http://www.nytimes.com/2000/06/27/world/world-bank-criticizes-itself-over-chinese-project-near-tibet.html

2. World Bank, ?World Bank Approves China Western Poverty Alleviation Project,? Press Release No. 99/2282/EAP, June 24, 1999.

http://web.worldbank.org/WBSITE/EXTERNAL/PROJECTS/0,,contentMDK:20016088~menuPK:64282137~pagePK:41367~piPK:279616~theSitePK:40941,00.html

3. World Bank Independent Inspection Panel, The Qinghai Project, A Component of the China Western Poverty Reduction Project (Credit No. 3255 CHA and Loan No. 4501-CHA), April 28, 2000, xii.

http://siteresources.worldbank.org/EXTINSPECTIONPANEL/Resources/CHINA-InvestigationReport.pdf

4. Dana Clark and Kay Treakle, ?The China Western Poverty Reduction Project,? in Demanding Accountability: Civil-Society Claims and the World Bank Inspection Panel, ed. Dana Clark, Jonathan Fox, and Kay Treakle (Lanham, MD: Rowman & Littlefield Publishers, 2003), 211?45, 213?14.

5. Undated letter from Tibetans in Tulan Dzong to ?fellow Tibetans living in independent countries,? cited in Clark and Treakle, ?The China Western Poverty Reduction Project,? 215.

6. Ibid., 222, 232; see also: David E. Sanger, ?Ideas and Trends: Karma and Helms: A Stick for China, a Carrot for Tibet?s Lobby,? New York Times, July 11, 1999.

http://www.nytimes.com/1999/07/11/weekinreview/ideas-trends-karma-and-helms-a-stick-for-china-a-carrot-for-tibet-s-lobby.html?pagewanted=all&src=pm

7. ?Tibetan Tinderbox,? The Economist, June 17 1999.

http://www.economist.com/node/214447

8. Clark and Treakle, ?The China Western Poverty Reduction Project,? 221.

9. Ibid., 222.

10. Clark and Treakle, ?The China Western Poverty Reduction Project,? 223, 237.

11. India remained the largest cumulative borrower.

12. Clark and Treakle, ?The China Western Poverty Reduction Project,? 224.

13. World Bank, Press Release No. 99/2282/EAP, June 24, 1999.

14. Indira Lakshmanan, ?China?s Long March,? Boston Globe, August 22, 1999, cited in Clark and Treakle, ?The China Western Poverty Reduction Project,? 226.

15. Clark and Treakle, ?The China Western Poverty Reduction Project,? 226; BBC News, World: Asia-Pacific, ?China Releases Detained Tibet Activist,? August 21, 1999; World Tibet Network News, ?Dharamsala Urges Release of Two Detained Foreigners in Tibet (DIIR),? August 20, 1999.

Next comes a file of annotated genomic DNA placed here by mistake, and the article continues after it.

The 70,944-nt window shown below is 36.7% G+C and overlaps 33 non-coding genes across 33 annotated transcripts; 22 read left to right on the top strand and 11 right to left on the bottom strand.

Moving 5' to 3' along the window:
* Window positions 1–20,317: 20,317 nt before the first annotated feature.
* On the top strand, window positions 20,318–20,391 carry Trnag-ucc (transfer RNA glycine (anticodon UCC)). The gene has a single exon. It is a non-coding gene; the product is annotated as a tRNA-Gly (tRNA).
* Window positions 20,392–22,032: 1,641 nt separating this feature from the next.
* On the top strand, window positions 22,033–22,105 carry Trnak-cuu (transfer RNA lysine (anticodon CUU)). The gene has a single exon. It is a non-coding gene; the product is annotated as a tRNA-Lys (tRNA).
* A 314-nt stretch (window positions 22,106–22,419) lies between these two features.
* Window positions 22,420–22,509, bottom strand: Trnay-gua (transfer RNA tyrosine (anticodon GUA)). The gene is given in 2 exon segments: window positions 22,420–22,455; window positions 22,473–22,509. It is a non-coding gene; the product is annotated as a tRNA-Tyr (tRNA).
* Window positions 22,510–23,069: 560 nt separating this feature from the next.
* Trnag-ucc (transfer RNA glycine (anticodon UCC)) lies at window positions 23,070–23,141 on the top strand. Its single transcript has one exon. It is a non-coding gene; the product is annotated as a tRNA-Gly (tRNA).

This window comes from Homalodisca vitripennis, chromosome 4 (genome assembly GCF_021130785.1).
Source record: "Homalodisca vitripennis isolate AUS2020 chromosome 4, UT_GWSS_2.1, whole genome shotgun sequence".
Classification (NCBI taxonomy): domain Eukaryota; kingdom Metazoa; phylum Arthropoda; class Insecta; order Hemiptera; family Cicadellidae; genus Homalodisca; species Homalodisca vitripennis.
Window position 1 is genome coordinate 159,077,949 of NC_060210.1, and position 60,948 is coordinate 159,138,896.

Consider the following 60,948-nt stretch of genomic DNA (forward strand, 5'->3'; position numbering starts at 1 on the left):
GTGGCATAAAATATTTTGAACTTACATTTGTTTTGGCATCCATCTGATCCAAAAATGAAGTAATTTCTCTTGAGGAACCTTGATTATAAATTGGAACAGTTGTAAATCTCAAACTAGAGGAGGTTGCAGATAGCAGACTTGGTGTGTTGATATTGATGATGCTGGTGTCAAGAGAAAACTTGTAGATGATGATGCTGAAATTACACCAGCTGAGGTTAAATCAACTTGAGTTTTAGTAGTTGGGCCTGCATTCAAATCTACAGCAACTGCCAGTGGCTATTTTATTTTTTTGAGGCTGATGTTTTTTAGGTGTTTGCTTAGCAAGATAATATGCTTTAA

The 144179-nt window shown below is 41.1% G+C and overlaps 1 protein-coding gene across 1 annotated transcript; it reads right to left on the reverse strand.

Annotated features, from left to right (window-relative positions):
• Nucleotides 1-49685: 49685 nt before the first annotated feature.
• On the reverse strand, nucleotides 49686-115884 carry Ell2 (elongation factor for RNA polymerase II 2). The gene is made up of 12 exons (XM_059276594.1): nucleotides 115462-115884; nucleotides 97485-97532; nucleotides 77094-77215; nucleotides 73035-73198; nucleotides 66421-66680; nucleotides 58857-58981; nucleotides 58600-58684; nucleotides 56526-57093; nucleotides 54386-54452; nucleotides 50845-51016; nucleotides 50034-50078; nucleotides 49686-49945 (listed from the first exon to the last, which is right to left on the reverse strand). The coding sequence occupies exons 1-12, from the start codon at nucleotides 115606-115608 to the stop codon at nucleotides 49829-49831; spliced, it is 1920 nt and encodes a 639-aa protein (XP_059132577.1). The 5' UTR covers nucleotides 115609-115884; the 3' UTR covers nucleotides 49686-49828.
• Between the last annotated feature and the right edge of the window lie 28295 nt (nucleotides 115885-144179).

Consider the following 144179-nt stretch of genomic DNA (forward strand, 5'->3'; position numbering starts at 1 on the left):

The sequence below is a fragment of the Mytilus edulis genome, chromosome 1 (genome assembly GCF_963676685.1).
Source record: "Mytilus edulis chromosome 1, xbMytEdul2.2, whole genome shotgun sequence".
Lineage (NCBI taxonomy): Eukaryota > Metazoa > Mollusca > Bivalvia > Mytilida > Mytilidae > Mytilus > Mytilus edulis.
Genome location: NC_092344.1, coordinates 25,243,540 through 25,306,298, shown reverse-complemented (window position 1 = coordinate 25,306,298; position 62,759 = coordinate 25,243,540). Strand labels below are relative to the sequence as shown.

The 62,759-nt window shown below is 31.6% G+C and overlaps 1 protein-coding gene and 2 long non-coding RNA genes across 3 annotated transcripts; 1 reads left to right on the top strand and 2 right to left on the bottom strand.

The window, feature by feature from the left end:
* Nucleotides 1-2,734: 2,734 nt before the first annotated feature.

http://news.bbc.co.uk/2/hi/asia-pacific/427119.stm

16. Clark and Treakle, ?The China Western Poverty Reduction Project,? 227?28.

17. World Bank Independent Inspection Panel, The Qinghai Project, Executive Summary, paragraph 38, xxi; paragraphs 53, 60, xxiv, xxvi.

18. Ibid., paragraphs 9, 10, xiv; paragraph 14, xv.

19. Ibid., paragraph 45, xxii?xxiii.

20. ?A Misguided World Bank Project, New York Times, July 5, 2000.

http://www.nytimes.com/2000/07/05/opinion/a-misguided-world-bank-project.html

21. Jan Piercy, ?Qinghai Component of Western China Poverty Reduction Project: Inspection Panel Report and Management Response,? statement of U.S. executive director to the World Bank, July 6, 2000, cited in Clark and Treakle, ?The China Western Poverty Reduction Project,? 233.

22. Clark and Treakle, ?The China Western Poverty Reduction Project,? 233; Stefanie Ricarda Roos, ?The World Bank Inspection Panel in Its Seventh Year: An Analysis of Its Process, Mandate, and Desirability with Special Reference to the China (Tibet) Case,? in J. A. Frowein and R. Wolfrum, eds., Max Planck Yearbook of United Nations Law, vol. V, 2001 (Leiden, Netherlands: Martinus Nijhoff Publishers, 2001), 473?521, 479.

http://www.mpil.de/shared/data/pdf/pdfmpunyb/roos_5.pdf

23. John Ackerly, International Campaign for Tibet, cited in Clark and Treakle, ?The China Western Poverty Reduction Project,? 238.

24. James D. Wolfensohn, A Global Life (New York: Public Affairs, 2010), 325.

25. Ibid., 327.

26. James D. Wolfensohn, meeting between President Wolfensohn and NGOs, including the Bank Information Center and the Center for International Environmental Law, Washington, DC, April 19, 2001, cited in Clark and Treakle, ?The China Western Poverty Reduction Project,? 236.

27. World Bank, Operations Evaluation Department, OED Review of the Bank?s Performance on the Environment, July 5, 2001, 20.

28. Ibid., 23.

29. Ibid., 24?25.

30. This is the definition used by the International Commission on Large Dams (ICOLD), an industry-supported organization. See: World Commission on Dams, Dams and Development: A New Framework for Decision Making, An Overview, November 16, 2000, 5.

http://www.dams.org/report/wcd_overview.htm

31. Khargram, Dams and Development, 34.

32. Ibid., 34.

33. Ibid., 157.

34. Navroz K. Dubash, Mairi Dupar, Smitu Kothari, and Tundu Lissu, A Watershed in Global Governance? An Independent Assessment of the World Commission on Dams (Washington, DC: World Resources Institute, Lokayan, and Lawyer?s Environmental Action Team, 2001), 27?28.